The sheep, Ovis aries, is a domesticated, herbivorous ruminant mammal belonging to the genus Ovis (sheep) of the subfamily Caprinae, in the large family Bovidae. Like all ruminants, sheep are two-toed ungulates (Cetartiodactyla). In common parlance, sheep refer to a set where the female is the ewe and the male is the ram, while the young male is a lamb and the young female is a ewe.

Sheep were one of the first animals to be domesticated by humans and are mainly bred for their milk (cheese making), meat, skin from which a leather called “basane” is prepared and wool. Sheep wool is the most widely used animal fibre.

Ovis aries now accounts for the bulk of sheep populations, although six wild species still exist. It was domesticated in the late 8th millennium BC from wild sheep (Ovis orientalis) originating in the Middle East, probably in south-eastern Anatolia or Zagros.

Sheep are bred throughout the world and have played a central role in many civilisations. At present, Australia, New Zealand, China, Nigeria, Patagonia and the British Isles are the main areas where sheep are raised.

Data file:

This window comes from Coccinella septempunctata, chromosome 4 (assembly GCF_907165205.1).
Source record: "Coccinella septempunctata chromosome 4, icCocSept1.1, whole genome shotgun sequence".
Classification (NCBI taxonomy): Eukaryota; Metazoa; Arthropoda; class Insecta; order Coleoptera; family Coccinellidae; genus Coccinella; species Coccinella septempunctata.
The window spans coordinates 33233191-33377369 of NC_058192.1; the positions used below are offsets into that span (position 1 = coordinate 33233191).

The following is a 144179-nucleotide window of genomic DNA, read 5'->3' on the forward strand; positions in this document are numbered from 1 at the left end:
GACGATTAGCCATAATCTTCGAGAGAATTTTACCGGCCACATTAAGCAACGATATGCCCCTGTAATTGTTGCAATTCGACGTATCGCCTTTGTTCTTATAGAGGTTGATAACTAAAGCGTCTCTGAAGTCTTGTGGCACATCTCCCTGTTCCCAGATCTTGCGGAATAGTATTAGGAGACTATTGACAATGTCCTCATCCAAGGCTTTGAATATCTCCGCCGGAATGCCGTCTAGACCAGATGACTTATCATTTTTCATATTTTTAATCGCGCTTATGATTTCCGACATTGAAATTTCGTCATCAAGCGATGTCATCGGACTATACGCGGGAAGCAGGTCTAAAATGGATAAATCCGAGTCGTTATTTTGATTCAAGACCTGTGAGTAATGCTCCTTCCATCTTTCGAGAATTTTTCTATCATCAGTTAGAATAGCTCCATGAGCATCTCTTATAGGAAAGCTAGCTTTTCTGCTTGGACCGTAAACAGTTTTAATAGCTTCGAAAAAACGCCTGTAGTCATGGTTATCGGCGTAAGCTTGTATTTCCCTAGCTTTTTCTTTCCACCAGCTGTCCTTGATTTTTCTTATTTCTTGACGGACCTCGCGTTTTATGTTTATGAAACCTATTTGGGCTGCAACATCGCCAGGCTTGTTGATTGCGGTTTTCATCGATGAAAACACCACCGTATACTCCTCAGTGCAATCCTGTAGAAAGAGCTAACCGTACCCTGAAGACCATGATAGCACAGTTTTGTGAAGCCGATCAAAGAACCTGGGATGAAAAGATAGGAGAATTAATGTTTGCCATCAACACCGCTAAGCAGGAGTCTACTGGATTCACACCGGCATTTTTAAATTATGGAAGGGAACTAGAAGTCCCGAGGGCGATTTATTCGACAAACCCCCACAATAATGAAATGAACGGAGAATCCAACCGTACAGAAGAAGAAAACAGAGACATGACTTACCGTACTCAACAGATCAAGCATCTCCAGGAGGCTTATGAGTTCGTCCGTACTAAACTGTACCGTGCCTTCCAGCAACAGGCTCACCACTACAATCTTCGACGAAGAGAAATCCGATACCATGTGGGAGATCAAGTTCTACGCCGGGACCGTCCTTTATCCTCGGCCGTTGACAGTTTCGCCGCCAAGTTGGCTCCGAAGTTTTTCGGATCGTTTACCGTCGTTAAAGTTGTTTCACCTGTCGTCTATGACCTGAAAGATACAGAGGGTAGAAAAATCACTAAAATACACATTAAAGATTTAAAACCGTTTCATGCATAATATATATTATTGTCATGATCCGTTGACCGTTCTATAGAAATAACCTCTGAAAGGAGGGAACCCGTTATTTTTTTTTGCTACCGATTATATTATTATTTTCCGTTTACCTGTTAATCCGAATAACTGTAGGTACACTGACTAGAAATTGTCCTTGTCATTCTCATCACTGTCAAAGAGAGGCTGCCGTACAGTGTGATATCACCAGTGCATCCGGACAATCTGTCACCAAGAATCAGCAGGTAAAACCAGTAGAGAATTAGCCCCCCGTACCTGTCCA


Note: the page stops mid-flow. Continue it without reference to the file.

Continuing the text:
Sheep are a key animal in the history of agriculture and have had a profound effect on human culture. Sheep are often associated with rural scenes. Sheep feature in many legends, such as the Golden Fleece, and in the major religions, particularly the Abrahamic religions. In some rituals, sheep are used as sacrificial animals, notably among Muslims during the Eid al-Adha (or Eid el-Kebir). Moreover, the emergence of the industry in Europe is closely linked to the development of woolen cloth production.

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